Senrio+Xipiter 0day for MANY D-Link devices

[…] In our last post we talked about a vulnerability discovered in the D-Link DCS-930L Cloud Camera. Since then the Senrio Research Team has been working closely with the D-Link Security Incident Report Team. Below we disclose technical details of our efforts.  […] What does that mean in terms of exposure to consumers? In a collaboration with Shodan we discovered 400,000 devices publicly accessible that could be affected by this 0day.  […]

http://blog.senr.io/blog/400000-publicly-available-iot-devices-vulnerable-to-single-flaw

Exploiting D-Link webcams

Vectra Labs has a blog post on how easy it is to attack U-Boot-based D-Link webcams, using simple tools like BusPirate, FlashROM, and BinView. I wonder if the U-Boot in question was using U-Boot Verified Boot or not? At a higher level, this blog seems to be a good example of how insecure the current generation of IoT devices are, and how much (or little) you should rely on such devices.

[…] Conclusion

So does all this mean that D-Link’s web camera has a major security issue? Not necessarily – we get what we pay for, and asking a vendor who sells a webcam on Amazon for $30 to provide safe firmware update features which would require a TPM or a specialized chip to verify the content and signature of a software update is not very realistic. Rather the point of this demonstration is to highlight the real impact that IoT devices pose to the attack surface of a network. As we’ve shown, the barriers to hacking these devices are relatively low, and even the most basic devices can provide the plumbing for a persistent command-and-control channel. While these devices are low-value in terms of hard costs, they still matter to the security of the network, and teams need to keep an eye on them to reveal any signs of malicious behavior.

*Vectra disclosed the issue to D-LInk in early December 2015. As of January 7, 2016, the company has not provided a fix.

Full post:
http://blog.vectranetworks.com/blog/turning-a-webcam-into-a-backdoor

https://threatpost.com/inexpensive-webcam-turned-into-backdoor/115854/
https://www.grahamcluley.com/2016/01/easy-convert-cheap-webcam-network-backdoor/
http://www.techworm.net/2016/01/heres-how-a-cheap-webcam-can-be-converted-into-network-backdoor.html

D-Link releases private keys in firmware

D-Link left their private keys in their firmware, for attackers to exploit!

http://tweakers.net/nieuws/105137/d-link-blundert-met-vrijgeven-privesleutels-van-certificaten.html

Google.Translation of article below:

D-Link blunder by releasing private keys of certificates

By Olaf van Miltenburg

D-Link had accidentally private keys for certificates signed by which software is released. The keys were to distill out of open-source firmware packages of the manufacturer. Criminals had certificates thereby exploit. Malware writers can use the certificates to sign their malicious code, which for example is Windows look like legitimate software. The certificate is a guarantee that the programs will actually come from the relevant company. The blunder was discovered by bartvbl, who pointed to the editorial on the issue. He had purchased the DCS-5020L-surveillance camera from D-Link and wanted to download the firmware. D-Link firmware source code of many open source under a GPL license available. “It turned out what to look through the files that were in private keys to sign with code”, reports bartvbl, “In fact, in some batch files were the commands and pass phrases that were needed.” The user was able to verify that the key could be used to create a file that was not D-Link with a certificate signing. In early September expired certificates, so the trick no longer works. Even after providing the expiration date remains signed software that is to be seen as valid. Only after the withdrawal of the certificates given by W indows check a certificate stating that they are not valid. That withdrawal has already happened. That is no longer the abuse problem. Security firm Fox-IT request, confirms the findings of the user. Yonathan Klijnsma, researcher at the company: “T he code signing certificate is indeed a firmware packages, firmware version 1.00b03 whose source February 27 this year, was released this certificate was therefore issued for expired, a big mistake.”. He even found four other certificates in the same folder. D-Link has released new versions of the firmware, where the certificates no longer in it. The company late in a statement regularly update the firmware “in the latest safety and quality standards” to meet. The company stressed that there was no intent. “D-Link prevent at all times to develop product features that intentionally provide unauthorized access to the device or network, including, for example backdoors.” Furthermore, the company Tweakers promises that early next week new firmware comes out which security issues are also resolved.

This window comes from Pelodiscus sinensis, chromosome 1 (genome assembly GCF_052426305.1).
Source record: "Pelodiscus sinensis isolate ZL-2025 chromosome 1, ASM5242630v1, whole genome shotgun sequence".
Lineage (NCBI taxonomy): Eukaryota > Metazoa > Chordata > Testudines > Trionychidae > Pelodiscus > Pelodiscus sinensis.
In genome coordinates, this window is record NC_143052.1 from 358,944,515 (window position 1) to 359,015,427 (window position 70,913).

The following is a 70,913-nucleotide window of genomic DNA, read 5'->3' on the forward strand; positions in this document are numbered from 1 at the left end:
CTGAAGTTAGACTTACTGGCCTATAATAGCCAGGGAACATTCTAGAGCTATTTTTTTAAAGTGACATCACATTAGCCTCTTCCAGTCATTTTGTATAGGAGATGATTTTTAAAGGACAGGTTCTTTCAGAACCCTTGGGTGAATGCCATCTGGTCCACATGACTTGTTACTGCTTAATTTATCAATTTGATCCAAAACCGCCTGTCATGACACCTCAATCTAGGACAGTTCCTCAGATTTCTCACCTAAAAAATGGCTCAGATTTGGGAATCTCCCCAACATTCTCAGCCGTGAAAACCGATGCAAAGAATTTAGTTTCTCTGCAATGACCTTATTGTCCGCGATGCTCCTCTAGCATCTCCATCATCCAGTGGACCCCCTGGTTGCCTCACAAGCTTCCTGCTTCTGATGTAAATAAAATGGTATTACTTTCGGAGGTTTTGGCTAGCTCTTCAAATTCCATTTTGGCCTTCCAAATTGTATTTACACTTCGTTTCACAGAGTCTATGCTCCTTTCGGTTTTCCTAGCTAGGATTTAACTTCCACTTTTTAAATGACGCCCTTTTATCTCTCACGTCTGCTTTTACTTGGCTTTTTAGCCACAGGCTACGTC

There’s a Y-Combinator thread, as well:
https://news.ycombinator.com/item?id=10235382

http://securityadvisories.dlink.com/security/